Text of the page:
Panama prepares to act out trauma of U.S. invasion
Every year since the December 20 invasion, residents of the capital's El
Chorrillo district have built a model of one of the razed homes from their
community using tires, cardboard boxes and boards, only to torch it once
more, the rite's organiser, Hector Avila, told Reuters.
"Before we burn it, we are going to put Chinese explosives (powerful
firecrackers) inside, and throw rockets at it as if it were the U.S. attack,"
"When it's alight, the adults from the barrio are going to rescue the children.
We'll have black bags filled with beef to represent the bodies," he added.
The dark rite, which represents a working through of the inner city
neighbourhood's human losses, involves a cast of 50 adults and children.
"We do it so as not to forget what happened here, and so that people know
how their neighbors died," Avila added.
The U.S. government has estimated that 300 Panamanians died in the
invasion, but Panamanian human rights groups say the civilian death toll was
3,500. The number who died in El Chorrillo is unknown. Eighteen U.S.
servicemen were killed.
The all-out assault, which involved 26,000 troops -- including elite Navy
Seals, Army Rangers and the Army's 82nd Airborne Division -- began with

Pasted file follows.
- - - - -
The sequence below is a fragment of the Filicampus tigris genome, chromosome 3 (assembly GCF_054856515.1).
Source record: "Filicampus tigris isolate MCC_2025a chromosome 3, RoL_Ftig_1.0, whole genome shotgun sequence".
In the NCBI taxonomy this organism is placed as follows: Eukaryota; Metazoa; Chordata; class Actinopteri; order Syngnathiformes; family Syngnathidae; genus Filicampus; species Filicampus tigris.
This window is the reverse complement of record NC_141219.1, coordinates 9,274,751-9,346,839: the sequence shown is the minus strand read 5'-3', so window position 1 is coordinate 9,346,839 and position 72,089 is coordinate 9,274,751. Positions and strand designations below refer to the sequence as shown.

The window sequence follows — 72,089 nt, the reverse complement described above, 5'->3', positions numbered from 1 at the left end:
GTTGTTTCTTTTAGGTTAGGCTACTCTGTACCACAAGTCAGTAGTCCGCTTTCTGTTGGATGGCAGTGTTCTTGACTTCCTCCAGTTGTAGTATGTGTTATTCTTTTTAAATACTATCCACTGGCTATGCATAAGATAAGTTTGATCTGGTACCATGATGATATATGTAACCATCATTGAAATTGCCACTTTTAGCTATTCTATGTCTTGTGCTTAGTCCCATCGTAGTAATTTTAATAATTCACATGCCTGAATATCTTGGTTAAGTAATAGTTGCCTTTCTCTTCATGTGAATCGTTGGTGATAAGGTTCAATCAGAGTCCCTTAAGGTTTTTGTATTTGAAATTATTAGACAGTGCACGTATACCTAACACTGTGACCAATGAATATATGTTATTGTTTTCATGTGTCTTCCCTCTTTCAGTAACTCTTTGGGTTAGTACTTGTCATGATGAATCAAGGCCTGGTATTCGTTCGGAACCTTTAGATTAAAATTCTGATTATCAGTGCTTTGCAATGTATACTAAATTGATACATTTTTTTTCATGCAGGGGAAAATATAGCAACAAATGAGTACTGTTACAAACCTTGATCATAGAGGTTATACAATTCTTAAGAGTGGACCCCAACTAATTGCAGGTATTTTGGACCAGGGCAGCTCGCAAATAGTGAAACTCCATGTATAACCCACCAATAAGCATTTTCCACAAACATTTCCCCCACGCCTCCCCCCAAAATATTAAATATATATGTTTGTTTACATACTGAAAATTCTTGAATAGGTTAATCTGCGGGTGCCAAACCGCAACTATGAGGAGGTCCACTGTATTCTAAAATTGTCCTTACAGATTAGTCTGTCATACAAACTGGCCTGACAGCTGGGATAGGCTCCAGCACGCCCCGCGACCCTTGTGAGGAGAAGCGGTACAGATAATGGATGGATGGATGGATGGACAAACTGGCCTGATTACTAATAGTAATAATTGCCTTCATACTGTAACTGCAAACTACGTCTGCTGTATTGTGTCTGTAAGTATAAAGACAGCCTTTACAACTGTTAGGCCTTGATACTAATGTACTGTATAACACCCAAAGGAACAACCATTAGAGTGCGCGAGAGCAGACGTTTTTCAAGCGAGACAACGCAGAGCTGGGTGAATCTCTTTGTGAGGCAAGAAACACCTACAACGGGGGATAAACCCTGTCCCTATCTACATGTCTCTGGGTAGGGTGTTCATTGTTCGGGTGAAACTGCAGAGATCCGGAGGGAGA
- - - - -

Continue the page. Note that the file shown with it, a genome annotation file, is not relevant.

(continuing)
a barrage of artillery fire a few minutes before midnight on December 19,
Chorrillo residents recall watching from their homes as the full explosive
force of the largest U.S. military operation since the Vietnam War rained
down on the Comandancia, the former headquarters of Noriega's
Panamanian Defence Forces.
"It was excessive, too much. ... It was a war without resistance," Damaris
Sanchez, a street stall merchant, told Reuters, recalling the sustained artillery
fire from nearby Ancon Hill, and the deafening salvos of rockets unleashed
from hovering Apache helicopter gunships.
El Chorrillo was built at the turn of the century to house day labourers
working on the Panama Canal. Residents said the district's close-set
wooden terraces caught fire as stray rounds set alight propane gas tanks
used for domestic cooking.
"It burned very quickly," Sanchez said, pointing to the barren concrete
landmarks that have replaced the wooden homes that once lined the three
main streets in the heart of the low-income community. "From one day to the
next you couldn't recognise El Chorrillo."
U.S. President George Bush ordered the invasion, dubbed "Operation Just
Cause" by Defence Secretary Dick Cheney, to seize Noriega and bring him
back to trial in the United States and to safeguard the lives of American
residents in Panama.
Noriega, who subsequently took refuge in the Vatican Embassy,
surrendered to U.S. forces on January 3, 1990, to be arraigned on multiple
drug-trafficking and racketeering charges in Miami the next day. He is
serving a 30-year sentence in a Florida prison.
As El Chorrillo readied to exorcise its shared demons on the 10th
anniversary of the invasion on Sunday night, local resident Orlando Jimenez
remained adamant that the military intervention was unnecessary.
"We paid the price for an invasion which other people called a just cause,"
he said. "They did not have to sacrifice the community to take out Noriega."